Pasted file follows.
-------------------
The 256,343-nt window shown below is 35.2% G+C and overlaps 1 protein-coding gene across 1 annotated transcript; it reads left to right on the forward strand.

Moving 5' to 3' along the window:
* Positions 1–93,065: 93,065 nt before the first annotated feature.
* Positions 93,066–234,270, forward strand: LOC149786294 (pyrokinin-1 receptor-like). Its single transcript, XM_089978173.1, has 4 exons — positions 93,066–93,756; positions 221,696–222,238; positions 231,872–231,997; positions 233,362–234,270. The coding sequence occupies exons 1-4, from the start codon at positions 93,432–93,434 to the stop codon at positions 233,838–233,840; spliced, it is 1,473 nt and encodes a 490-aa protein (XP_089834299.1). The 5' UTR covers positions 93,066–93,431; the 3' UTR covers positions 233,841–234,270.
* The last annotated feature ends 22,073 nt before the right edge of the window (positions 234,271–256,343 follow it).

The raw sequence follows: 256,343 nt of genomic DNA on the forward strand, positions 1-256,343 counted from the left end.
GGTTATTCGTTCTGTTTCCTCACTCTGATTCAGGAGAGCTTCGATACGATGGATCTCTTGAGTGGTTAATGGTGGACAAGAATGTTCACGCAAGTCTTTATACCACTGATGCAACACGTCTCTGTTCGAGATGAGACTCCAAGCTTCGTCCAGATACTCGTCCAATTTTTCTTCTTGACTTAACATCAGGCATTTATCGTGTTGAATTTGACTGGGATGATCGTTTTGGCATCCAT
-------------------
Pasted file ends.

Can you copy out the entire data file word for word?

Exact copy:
The 256,343-nt window shown below is 35.2% G+C and overlaps 1 protein-coding gene across 1 annotated transcript; it reads left to right on the forward strand.

Moving 5' to 3' along the window:
* Positions 1–93,065: 93,065 nt before the first annotated feature.
* Positions 93,066–234,270, forward strand: LOC149786294 (pyrokinin-1 receptor-like). Its single transcript, XM_089978173.1, has 4 exons — positions 93,066–93,756; positions 221,696–222,238; positions 231,872–231,997; positions 233,362–234,270. The coding sequence occupies exons 1-4, from the start codon at positions 93,432–93,434 to the stop codon at positions 233,838–233,840; spliced, it is 1,473 nt and encodes a 490-aa protein (XP_089834299.1). The 5' UTR covers positions 93,066–93,431; the 3' UTR covers positions 233,841–234,270.
* The last annotated feature ends 22,073 nt before the right edge of the window (positions 234,271–256,343 follow it).

The raw sequence follows: 256,343 nt of genomic DNA on the forward strand, positions 1-256,343 counted from the left end.
GGTTATTCGTTCTGTTTCCTCACTCTGATTCAGGAGAGCTTCGATACGATGGATCTCTTGAGTGGTTAATGGTGGACAAGAATGTTCACGCAAGTCTTTATACCACTGATGCAACACGTCTCTGTTCGAGATGAGACTCCAAGCTTCGTCCAGATACTCGTCCAATTTTTCTTCTTGACTTAACATCAGGCATTTATCGTGTTGAATTTGACTGGGATGATCGTTTTGGCATCCAT